National Novel Writing Month helped me with the structure and flow. The early morning writing sessions worked because then I didn’t worry about that day’s word count all day. NaNoWriMo got me into the rhythm of 1-2K/day as a regular flow, and I’ve found that serves me well now.

Practical Blocks:

The official start of my workday starts with emails. I try not to get bogged down in them, and I try to keep up with them. I look through them, delete what doesn’t need attention, answer what does, organize anything that has to do with a current project.

The next practical block consists of the morning social media rounds. I have personal and business social media accounts, and I run social media accounts for clients. I visit all of those, one at a time; see what needs to be answered; post a response or a piece of content (if it hasn’t been scheduled), etc. I try not to get bogged down, although sometimes I do. Running through my own SM accounts first means I feel the pressure of the client accounts, and stay aware of time.

I do have one client who has a particular block of hours dedicated to their work each week. In that case, during those blocks, I handle all of their work – direct response emails, creating ads and email blasts, positing new content, research, audience engagement expansion, etc., during those designated hours. That is a self-contained block of time. Although the actual hours might vary per day, when I’m in that client’s block for the day, that client’s variety of work has my full attention.

For the clients for whom I schedule social media posts, I set one or two blocks of finite hours once or twice a month per client for social media scheduling.  I plan the content/images for each post in one set of practical blocks, then upload/schedule on platforms such as Tweetdeck, Hootsuite, Buffer, etc. in other practical blocks.

I do a practical block or two in the afternoon, usually right after lunch and at the end of the workday, mostly focused on email, in case something needs my immediate attention before I end my workday. I do another round of the social media accounts in the afternoon, in case anything needs response.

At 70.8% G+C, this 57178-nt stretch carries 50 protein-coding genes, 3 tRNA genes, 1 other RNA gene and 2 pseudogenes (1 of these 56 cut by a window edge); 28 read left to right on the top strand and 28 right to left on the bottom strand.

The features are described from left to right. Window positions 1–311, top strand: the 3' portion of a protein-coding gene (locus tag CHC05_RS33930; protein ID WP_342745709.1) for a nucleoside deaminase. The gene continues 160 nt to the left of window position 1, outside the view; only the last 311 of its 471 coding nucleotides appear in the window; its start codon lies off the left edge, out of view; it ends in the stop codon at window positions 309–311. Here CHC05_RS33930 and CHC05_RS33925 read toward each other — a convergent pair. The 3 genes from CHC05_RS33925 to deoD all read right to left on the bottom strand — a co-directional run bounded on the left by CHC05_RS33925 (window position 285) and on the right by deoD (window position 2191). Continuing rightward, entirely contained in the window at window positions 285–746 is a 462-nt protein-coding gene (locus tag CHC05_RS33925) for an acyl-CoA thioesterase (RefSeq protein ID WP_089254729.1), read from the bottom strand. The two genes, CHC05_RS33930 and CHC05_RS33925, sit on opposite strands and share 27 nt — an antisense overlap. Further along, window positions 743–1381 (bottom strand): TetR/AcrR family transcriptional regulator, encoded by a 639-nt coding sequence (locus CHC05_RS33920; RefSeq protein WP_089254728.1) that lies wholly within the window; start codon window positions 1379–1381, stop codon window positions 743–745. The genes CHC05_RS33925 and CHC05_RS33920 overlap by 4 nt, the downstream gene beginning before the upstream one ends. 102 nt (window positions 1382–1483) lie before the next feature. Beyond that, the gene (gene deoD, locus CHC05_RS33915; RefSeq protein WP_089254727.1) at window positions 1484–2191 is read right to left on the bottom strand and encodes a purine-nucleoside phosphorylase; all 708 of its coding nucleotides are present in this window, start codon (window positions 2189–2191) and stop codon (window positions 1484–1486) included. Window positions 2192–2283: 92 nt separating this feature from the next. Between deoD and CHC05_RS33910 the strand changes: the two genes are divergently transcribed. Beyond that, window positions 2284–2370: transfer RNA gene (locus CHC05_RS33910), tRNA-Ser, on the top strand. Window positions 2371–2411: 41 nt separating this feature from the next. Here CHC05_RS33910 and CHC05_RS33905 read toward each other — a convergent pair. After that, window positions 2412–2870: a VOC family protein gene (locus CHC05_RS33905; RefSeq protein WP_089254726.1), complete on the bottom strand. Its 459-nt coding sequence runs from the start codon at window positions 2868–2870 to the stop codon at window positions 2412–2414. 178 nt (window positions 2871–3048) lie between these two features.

I used to schedule a big block of time on Fridays for admin work. That became overwhelming, so I now do admin amidst the Practical Blocks, and a late morning/early afternoon short admin session on Fridays, so Mondays aren’t so overwhelming.

Flow Blocks:

After the SM rounds in the morning, it’s time to get down to morning creative work. Maybe it’s an interview. Maybe it’s a Zoom call. Maybe I’m creating an email blast, Maybe I’m taking the information from different interviews and putting them into my article. Maybe I’m writing a press release, or working on an artist statement or client’s business brochure.

These are flow blocks. I have a basic idea of how much time each task takes, with flexibility for unexpected obstacles (computer updates, the need to get back to a source for clarification, etc.) I don’t have hard-and-fast hours set aside; I let the work ebb and flow as it needs. When I’m finished with a project, or a section of a project, I’ll stand up and stretch for a few minutes, check email/SM, clear my head for the next project.

Whatever I’m working on at the time is the most important item in my world at that moment, and everything else is blocked out of the conscious mind. Doing so allows me to give full attention and creativity, with a higher rate of productivity and a higher quality of work.

At the same time, various creative projects that are percolating are humming at the back of my brain, waiting for their turn, but not distracting me. As I stated above, they are progressing during that percolation time, even when they are not front and center in my attention.

There’s a big difference between juggling multiple projects, with complete focus as needed, and being constantly interrupted in the name of “multi-tasking” that doesn’t let you get anything done well.